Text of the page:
135 - Undercover Brothers: Philosophy in the Būyid Age

Miskawayh, al-‘Āmirī, al-Tawḥīdī, the Brethren of Purity and Ismā'īlī missionaries bring together philosophy with Persian culture, literature and Islam.

Press 'play' to hear the podcast: 

You are missing some Flash content that should appear here! Perhaps your browser cannot display it, or maybe it did not initialize correctly.

Further Reading: 

• P. Adamson, “The Kindian Tradition: the Structure of Philosophy in Arabic Neoplatonism,” in C. D’Ancona (ed.), Libraries of the Neoplatonists (Leiden: 2007), 351-70.

• P. Adamson (ed.), In the Age of al-Fārābī: Arabic Philosophy in the Fourth/Tenth Century (Warburg Institute Colloquia 12), London: Warburg Institute, 2008.

• N. El-Bizri (ed.), The Ikhwān al-afāʾ and their Rasāʾil: an Introduction (Oxford: 2008).

• J. Kraemer, Philosophy in the Renaissance of Islam (Leiden: 1986).

• J. Kraemer, Humanism in the Renaissance of Islam (Leiden: 1992).

• I.R. Netton, Muslim Neoplatonists: An Introduction to the Thought of the Brethren of Purity (London: 2002).

• E. Rowson, A Muslim Philosopher on the Soul and its Fate (New Haven: 1988).

• E. Rowson, “The Philosopher as Littérateur: al-Tawīdī and his Predecessors,” Zeitschrift für Geschichte der arabisch-islamischen Wissenschaften 6 (1990), 50-92.

• P.E. Walker, Early Philosophical Shiism: the Ismaili Neoplatonism of Abū Ya‘qūb al-Sijistānī (Cambridge: 1993).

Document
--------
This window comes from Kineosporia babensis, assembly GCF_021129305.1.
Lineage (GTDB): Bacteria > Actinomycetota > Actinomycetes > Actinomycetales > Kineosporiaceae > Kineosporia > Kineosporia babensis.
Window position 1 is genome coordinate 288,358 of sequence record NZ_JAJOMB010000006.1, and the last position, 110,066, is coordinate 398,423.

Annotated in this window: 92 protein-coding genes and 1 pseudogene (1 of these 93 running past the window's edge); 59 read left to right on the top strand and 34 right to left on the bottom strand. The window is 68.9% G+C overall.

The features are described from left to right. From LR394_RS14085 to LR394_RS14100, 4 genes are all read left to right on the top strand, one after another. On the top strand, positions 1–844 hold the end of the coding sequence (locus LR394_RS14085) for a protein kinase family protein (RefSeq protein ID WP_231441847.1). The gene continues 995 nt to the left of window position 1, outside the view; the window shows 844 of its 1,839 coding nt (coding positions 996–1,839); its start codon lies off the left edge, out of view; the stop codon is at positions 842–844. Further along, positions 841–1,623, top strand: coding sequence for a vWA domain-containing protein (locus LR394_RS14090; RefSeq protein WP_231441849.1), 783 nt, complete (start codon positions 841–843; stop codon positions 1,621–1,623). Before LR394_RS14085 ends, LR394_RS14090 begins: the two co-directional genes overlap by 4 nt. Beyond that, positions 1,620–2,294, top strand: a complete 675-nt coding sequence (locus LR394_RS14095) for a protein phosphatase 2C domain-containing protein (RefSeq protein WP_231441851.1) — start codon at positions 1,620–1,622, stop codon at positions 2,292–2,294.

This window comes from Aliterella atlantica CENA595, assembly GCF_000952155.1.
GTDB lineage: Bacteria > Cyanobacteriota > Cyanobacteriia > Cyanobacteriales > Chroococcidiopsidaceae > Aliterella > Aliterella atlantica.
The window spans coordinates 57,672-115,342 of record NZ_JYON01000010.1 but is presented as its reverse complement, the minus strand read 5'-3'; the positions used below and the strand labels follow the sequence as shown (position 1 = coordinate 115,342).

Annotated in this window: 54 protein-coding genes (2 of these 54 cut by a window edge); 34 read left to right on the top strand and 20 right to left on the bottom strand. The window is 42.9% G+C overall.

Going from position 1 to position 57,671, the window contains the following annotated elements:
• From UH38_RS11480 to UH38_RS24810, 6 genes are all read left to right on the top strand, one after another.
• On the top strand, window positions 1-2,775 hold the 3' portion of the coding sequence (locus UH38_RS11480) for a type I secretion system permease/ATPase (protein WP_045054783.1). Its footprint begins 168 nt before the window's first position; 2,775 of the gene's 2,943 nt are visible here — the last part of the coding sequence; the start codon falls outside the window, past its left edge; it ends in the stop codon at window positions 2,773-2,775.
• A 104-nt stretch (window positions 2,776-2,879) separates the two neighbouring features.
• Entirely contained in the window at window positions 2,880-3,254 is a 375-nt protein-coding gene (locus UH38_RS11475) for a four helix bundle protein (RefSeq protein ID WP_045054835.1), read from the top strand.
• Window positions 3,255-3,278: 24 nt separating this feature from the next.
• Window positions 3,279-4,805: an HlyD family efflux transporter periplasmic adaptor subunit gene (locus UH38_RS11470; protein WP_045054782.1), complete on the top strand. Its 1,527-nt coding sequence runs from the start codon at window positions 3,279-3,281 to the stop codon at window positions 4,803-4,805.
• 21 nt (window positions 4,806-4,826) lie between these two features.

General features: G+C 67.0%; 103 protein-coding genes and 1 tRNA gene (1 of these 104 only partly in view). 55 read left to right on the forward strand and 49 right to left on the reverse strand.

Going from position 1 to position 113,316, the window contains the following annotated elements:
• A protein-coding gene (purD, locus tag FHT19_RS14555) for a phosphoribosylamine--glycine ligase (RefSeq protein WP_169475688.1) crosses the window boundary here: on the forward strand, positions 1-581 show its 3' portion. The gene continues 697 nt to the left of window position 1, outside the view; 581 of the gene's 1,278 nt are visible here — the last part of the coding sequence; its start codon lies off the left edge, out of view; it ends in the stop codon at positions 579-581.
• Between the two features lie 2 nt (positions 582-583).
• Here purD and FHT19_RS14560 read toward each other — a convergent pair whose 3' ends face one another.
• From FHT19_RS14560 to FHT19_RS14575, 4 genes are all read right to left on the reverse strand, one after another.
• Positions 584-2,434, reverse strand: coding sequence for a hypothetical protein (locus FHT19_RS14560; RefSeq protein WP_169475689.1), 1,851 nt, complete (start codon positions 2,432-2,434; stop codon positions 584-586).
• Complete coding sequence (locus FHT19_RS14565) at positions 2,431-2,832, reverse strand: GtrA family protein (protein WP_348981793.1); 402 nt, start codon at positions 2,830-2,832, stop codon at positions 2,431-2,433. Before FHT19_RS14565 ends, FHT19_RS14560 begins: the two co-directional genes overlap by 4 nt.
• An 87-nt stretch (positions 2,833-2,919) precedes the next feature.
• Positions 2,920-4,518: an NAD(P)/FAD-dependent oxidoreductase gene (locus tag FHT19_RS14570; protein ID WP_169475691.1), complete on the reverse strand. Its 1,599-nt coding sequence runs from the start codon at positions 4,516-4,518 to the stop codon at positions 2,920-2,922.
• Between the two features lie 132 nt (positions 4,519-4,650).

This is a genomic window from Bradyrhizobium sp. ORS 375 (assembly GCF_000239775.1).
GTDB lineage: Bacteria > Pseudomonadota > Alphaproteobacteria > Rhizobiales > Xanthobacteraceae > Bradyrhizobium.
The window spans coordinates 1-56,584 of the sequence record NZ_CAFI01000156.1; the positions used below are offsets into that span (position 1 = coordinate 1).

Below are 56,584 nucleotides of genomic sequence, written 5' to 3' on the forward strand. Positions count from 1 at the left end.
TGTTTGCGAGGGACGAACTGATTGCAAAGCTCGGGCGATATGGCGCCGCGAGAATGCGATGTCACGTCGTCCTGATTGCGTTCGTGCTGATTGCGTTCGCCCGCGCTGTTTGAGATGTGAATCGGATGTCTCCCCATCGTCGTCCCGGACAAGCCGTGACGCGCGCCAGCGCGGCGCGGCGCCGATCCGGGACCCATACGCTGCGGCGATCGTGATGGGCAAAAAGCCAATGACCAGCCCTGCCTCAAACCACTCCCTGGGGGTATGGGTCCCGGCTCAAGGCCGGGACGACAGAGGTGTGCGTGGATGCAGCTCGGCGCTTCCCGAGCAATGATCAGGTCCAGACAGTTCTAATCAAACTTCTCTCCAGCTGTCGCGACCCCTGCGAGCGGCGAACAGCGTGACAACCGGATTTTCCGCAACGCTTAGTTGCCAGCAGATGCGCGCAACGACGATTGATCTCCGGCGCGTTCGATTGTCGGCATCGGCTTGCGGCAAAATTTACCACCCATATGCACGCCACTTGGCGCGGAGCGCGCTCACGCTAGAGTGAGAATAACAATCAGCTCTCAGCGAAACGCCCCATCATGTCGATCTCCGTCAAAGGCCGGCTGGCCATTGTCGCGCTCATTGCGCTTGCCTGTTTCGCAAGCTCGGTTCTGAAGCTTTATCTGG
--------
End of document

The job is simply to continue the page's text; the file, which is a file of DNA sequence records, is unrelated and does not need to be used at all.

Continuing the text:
• P.E. Walker, amīd al-Dīn al-Kirmānī: Ismaili Thought in the Age of al-ākim (London: 1999).

Declan Foley's picture

Wonderful series

Having being educated in 1950s Ireland in a catholic education system, which averred there was only one truth, I find this series fascinating.

Thank you so much for these podcasts

Brian's picture


Hi, Peter, very much enjoying your podcasts on Islamicate philosophy. You mentioned in this episode that Al-Amri was responsible for assigning Quranic terminology to Neoplatonist concepts, like Aql/Pen, Nafs/Tablet, &c. Which text does Al-Amri mention this in? This is a fascinating topic for me as I am looking at a later text with Rajab al-Bursi and it would be great to know more about the tradition from which this is derived.

It is mainly due to your work that I no longer mind getting caught in traffic :)

Peter Adamson's picture


"Traffic antidote," I'll add that to the potential uses of the podcast!

The text I was thinking of is his reworking of the Liber de Causis/Arabic Proclus. It is called Kitab al-Fusul fi-l Ma'alim and has been studied and translated in an excellent book (in German) by Elvira Wakelnig. Here's a link to the book.